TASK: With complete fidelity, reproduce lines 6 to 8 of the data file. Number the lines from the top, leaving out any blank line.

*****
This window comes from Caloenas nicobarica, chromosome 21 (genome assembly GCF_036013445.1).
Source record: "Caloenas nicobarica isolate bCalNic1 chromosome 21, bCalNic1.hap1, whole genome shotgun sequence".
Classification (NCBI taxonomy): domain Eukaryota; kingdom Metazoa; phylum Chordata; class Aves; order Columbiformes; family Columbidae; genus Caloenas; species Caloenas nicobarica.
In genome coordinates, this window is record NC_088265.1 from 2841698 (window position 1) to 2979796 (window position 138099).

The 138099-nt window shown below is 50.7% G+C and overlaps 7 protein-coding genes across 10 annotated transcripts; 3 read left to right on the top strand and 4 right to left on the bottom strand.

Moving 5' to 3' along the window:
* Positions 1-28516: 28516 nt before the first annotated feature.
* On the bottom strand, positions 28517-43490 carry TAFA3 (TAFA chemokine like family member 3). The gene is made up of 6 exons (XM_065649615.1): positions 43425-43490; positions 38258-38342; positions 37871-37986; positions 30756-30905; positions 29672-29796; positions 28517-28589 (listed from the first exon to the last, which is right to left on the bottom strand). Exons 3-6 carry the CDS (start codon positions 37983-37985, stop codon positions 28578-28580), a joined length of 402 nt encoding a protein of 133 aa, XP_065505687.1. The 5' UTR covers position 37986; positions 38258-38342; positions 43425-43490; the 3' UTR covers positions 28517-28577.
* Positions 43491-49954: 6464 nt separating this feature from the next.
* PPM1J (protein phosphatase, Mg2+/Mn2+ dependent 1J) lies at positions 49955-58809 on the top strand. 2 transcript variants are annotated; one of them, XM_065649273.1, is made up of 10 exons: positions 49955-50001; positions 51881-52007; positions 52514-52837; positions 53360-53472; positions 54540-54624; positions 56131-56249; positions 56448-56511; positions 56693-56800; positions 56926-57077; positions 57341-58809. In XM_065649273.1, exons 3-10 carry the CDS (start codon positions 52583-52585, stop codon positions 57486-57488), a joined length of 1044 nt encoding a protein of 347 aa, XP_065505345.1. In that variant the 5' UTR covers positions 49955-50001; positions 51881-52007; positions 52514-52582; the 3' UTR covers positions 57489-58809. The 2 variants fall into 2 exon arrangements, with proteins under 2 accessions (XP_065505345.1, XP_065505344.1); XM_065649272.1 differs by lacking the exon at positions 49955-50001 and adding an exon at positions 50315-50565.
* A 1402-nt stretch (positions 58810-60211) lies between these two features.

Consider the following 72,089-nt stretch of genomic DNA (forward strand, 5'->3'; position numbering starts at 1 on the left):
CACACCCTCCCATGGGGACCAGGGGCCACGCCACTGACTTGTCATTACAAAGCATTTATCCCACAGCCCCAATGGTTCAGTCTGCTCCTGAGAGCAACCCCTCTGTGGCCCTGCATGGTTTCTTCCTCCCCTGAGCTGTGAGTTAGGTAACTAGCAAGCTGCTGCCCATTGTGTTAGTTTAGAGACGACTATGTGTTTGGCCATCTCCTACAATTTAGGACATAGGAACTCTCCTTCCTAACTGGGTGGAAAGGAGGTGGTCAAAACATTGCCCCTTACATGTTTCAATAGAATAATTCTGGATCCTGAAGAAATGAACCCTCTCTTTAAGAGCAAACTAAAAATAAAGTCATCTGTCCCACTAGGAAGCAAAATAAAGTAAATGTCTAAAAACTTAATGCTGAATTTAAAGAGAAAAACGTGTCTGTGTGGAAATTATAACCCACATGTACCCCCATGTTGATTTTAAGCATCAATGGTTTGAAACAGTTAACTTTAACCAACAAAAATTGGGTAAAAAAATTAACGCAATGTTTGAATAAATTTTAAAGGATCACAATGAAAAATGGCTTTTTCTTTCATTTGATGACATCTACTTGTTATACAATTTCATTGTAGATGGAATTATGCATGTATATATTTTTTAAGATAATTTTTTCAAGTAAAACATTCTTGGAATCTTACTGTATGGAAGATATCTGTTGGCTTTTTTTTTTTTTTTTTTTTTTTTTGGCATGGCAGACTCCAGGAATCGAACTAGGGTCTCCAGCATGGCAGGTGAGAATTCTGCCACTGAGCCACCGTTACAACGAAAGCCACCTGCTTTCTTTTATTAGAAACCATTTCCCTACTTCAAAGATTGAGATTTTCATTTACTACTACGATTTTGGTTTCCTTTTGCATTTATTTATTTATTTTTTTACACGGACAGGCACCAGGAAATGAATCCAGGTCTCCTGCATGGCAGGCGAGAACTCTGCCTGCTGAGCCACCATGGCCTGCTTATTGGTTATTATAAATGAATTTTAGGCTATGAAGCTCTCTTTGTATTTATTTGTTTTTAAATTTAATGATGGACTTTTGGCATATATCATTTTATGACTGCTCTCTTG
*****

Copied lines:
Moving 5' to 3' along the window:
* Positions 1-28516: 28516 nt before the first annotated feature.
* On the bottom strand, positions 28517-43490 carry TAFA3 (TAFA chemokine like family member 3). The gene is made up of 6 exons (XM_065649615.1): positions 43425-43490; positions 38258-38342; positions 37871-37986; positions 30756-30905; positions 29672-29796; positions 28517-28589 (listed from the first exon to the last, which is right to left on the bottom strand). Exons 3-6 carry the CDS (start codon positions 37983-37985, stop codon positions 28578-28580), a joined length of 402 nt encoding a protein of 133 aa, XP_065505687.1. The 5' UTR covers position 37986; positions 38258-38342; positions 43425-43490; the 3' UTR covers positions 28517-28577.